Europe is awash with stunning island retreats. As the likes of Tenerife, Ibiza and Corfu get ever more overcrowded, we go in search of some of the lesser-known gems...
Europe's secret islands
Facing Dubrovnik on the Dalmatian coast, this natural paradise is said to be the Calypso of Greek legend, where Odysseus was seduced into spending seven years of his life. You won't find many people here. There's only one hotel on the whole island and a population of just over 1,000 people. Mljet's attractions are of the natural variety, with a stunningly distinctive limestone coastline, forest-clad gorges and solitary bays.
The North Sea's biggest island, Sylt was once an exclusive resort enjoyed by German society's glitterati, but these days it's just as popular among backpackers. Its unusual combination of trendy fashion outlets, gourmet restaurants and distinctive thatched cottages provides an intriguing backdrop to its prime draw - mile after mile of flat, sandy beaches, including one that stretches an incredible 40 kilometres.
From the little ferry port of La Savina, surrounded on all sides by salt lakes, to the bumpy roads and bucolic villages, Formentera really couldn't be more different to its nearest neighbour, Ibiza. The smallest, least famous and most southerly of the Balearics, it has a special vibe all of its own, with eerie pine woods, long strips of unblemished white sand and lonely lighthouses perched on rocky cliffs.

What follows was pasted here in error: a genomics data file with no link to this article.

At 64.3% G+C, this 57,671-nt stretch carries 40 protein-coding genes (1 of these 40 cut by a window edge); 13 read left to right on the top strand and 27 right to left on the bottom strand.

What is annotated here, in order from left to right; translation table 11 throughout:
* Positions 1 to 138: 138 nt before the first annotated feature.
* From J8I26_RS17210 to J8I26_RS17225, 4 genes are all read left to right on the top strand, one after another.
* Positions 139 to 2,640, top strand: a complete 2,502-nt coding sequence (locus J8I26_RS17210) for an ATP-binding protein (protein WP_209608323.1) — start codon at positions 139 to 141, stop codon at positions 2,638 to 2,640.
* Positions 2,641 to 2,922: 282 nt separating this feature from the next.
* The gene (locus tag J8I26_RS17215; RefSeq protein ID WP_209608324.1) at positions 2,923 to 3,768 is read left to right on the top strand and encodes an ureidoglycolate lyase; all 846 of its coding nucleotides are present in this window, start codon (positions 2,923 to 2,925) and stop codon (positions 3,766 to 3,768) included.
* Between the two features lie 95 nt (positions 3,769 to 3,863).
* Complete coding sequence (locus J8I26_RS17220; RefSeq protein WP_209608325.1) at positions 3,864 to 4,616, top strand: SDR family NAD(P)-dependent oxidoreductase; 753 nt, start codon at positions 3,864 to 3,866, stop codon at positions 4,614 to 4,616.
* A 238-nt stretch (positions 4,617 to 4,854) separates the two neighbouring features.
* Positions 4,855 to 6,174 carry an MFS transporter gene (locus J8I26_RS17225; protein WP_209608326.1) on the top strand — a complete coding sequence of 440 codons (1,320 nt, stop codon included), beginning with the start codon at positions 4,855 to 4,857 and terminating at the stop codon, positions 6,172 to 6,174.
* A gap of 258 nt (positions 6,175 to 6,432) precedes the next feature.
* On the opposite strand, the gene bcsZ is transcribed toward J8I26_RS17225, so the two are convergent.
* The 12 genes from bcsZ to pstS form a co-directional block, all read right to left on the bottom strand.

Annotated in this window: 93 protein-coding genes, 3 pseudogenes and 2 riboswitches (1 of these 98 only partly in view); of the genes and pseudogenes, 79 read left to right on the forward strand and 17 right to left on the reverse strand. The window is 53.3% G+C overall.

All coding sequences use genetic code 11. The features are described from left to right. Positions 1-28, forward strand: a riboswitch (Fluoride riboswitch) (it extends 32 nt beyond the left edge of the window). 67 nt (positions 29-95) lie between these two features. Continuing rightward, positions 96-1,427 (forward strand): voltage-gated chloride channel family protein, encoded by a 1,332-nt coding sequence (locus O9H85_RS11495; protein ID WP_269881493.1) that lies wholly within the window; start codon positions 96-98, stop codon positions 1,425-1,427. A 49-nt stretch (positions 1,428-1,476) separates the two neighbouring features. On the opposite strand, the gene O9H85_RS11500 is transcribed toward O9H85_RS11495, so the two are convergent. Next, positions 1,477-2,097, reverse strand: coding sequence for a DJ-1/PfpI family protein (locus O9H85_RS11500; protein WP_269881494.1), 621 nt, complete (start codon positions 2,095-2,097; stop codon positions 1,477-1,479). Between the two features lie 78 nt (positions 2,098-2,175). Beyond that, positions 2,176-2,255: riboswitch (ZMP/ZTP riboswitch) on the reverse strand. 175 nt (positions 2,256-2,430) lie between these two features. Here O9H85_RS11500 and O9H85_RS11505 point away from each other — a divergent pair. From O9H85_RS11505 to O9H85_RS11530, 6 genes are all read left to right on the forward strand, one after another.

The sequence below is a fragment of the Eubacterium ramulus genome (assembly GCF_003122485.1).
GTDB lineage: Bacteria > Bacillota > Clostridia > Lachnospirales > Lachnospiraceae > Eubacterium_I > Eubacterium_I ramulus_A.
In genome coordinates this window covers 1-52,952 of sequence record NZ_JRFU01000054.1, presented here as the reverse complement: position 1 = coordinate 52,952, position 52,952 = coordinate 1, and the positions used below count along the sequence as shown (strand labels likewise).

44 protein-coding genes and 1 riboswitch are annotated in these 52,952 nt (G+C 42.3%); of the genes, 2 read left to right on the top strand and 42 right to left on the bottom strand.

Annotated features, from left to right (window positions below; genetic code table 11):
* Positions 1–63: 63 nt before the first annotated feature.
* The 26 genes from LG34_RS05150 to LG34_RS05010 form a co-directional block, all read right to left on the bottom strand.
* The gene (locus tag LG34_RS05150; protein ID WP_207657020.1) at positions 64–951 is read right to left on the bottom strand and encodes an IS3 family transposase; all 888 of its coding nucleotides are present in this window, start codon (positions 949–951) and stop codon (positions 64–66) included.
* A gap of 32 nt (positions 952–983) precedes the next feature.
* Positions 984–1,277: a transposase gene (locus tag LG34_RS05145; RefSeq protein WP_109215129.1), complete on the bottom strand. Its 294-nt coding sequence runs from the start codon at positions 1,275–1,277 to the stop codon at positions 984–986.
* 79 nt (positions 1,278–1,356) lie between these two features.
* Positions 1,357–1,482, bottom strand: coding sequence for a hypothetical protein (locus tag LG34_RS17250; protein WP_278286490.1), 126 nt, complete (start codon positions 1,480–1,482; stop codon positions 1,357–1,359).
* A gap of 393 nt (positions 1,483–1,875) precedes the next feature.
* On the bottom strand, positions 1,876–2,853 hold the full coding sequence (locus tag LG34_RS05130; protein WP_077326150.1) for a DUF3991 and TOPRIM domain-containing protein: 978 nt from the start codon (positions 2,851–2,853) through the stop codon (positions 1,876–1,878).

Wonderfully unspoilt, Giglio is located just off the shore of Tuscany. A population of just 1,500 means the island is 90 reliance on wind power for electricity make it a great - and very green - spot in which to escape the city in the summertime. With regular ferries from Aarhus on the mainland, it's not at all difficult to reach.
No secret among Swedes, who in summer flock here for camping and boating trips, Gotland's chief attraction is the UNESCO-protected seaside city of Visby, whose cutting edge fashion boutiques, trendy harbour-front eateries and colourful maritime history are a big draw. The rest of the island is perfect for cycling jaunts, with medieval churches and ancient burial grounds dotting a seemingly infinite expanse of gorgeous woodland.
From the native tailless cat to the throwback 1950s villages and omnipresent kicking-legged emblem, the Isle of Man is irrepressibly odd. With the barren mountains around Snaefell and the beaches of Port Erin, the island also has some of Britain's best scenery. And let's face it, an island where the Chief Minister double-shifts as a hardware shop assistant must be worth a visit.